For 2013, Volvo has added optional all-wheel drive to the base T5 model, which is what I tested for this review. The all-wheel-drive T5 delivered on value and style, with a driving experience that had both highs and lows.
For automobiles, "Swedish style" used to be an oxymoron. Volvos were boxy and Saabs only stopped looking bland right before the company went bankrupt.
The S60 is stylish in the same way an Ikea kitchen is stylish. With some intriguing curves around the headlights and aggressive angles around the "r"-shaped taillights, the car's aesthetic is unlike anything from German brands like Audi, BMW and Mercedes-Benz. For the sizable contingent of people who view owning a German luxury car as a stigma they don't want to be associated with, the S60 could be an alluring alternative.
Brushed metal gauges and liberal use of metallic trim throughout the cabin add an expensive feel.
The dark tan leather seats in my test car were supple and supportive, and they looked great. Interior room is comparable to the BMW 3 Series and Audi A4.
Interior materials are nearly at BMW levels in most respects. The padding around the doors and dashboard is a bit behind the German sedans, but touch points like the center controls, the steering wheel and the armrests are right on par with the A4, 3 Series and Mercedes-Benz C-Class.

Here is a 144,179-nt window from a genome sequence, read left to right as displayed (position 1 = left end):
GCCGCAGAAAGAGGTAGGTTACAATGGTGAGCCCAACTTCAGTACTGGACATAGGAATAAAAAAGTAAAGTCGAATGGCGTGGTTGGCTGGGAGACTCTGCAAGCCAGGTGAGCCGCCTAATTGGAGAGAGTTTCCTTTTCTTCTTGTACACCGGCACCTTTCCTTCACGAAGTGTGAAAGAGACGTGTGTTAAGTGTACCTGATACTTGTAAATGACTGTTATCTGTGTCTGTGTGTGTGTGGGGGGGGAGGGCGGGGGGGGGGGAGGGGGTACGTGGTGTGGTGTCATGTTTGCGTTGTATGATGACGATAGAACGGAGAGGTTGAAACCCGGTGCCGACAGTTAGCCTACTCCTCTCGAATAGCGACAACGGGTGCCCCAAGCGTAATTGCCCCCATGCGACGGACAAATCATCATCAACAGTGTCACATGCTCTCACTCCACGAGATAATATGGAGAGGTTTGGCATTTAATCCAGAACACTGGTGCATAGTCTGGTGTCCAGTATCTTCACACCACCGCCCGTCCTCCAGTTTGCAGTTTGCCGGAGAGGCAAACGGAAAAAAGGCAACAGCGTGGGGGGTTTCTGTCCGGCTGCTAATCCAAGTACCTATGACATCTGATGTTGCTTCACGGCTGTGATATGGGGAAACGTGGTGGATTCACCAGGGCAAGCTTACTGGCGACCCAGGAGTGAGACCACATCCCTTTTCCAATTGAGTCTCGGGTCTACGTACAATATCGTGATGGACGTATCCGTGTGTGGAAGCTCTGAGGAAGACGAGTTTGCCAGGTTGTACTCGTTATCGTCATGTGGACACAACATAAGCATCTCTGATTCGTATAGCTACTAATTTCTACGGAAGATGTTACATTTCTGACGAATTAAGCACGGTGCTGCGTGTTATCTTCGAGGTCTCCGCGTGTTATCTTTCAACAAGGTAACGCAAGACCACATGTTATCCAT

The S60 has a turbocharged five-cylinder engine — yes, five — putting out 250 horsepower.
That's 10 hp more than the new turbocharged four-cylinder in the BMW 328i, but the BMW weighs less and gets 10 percent better gas mileage. And in real-world driving, this S60 was really thirsty — I got roughly 20 mpg in mixed driving. It's rated 20/29/23 mpg city/highway/combined. The front-wheel-drive model is not much better, at 21/30/24 mpg.
Acceleration is sluggish, mainly due to the six-speed automatic transmission that drew harsh criticism from nearly every editor who drove it. Taking off from a stop and even at low speeds were where I most noticed problems. At higher speeds, the transmission still has issues kicking down to pass.
While the cabin was really quiet, the T5 engine itself makes a horrible gurgling sound under even light acceleration.
There's a more powerful, turbocharged six-cylinder model called the T6. It comes only with all-wheel drive and costs $41,345 (all prices include destination charges).
I was also surprised at how heavy the Volvo's steering is. While the new 328 has lighter steering than you'd expect from BMW — to appeal to a broader group of shoppers — Volvo has gone the other way. It's heavy for seemingly no reason at all. Handling is good, but even with all-wheel drive it doesn't carve corners exceptionally well. And at slow speeds the large steering wheel takes a fair amount of effort to turn, which will irk anyone navigating parking lots.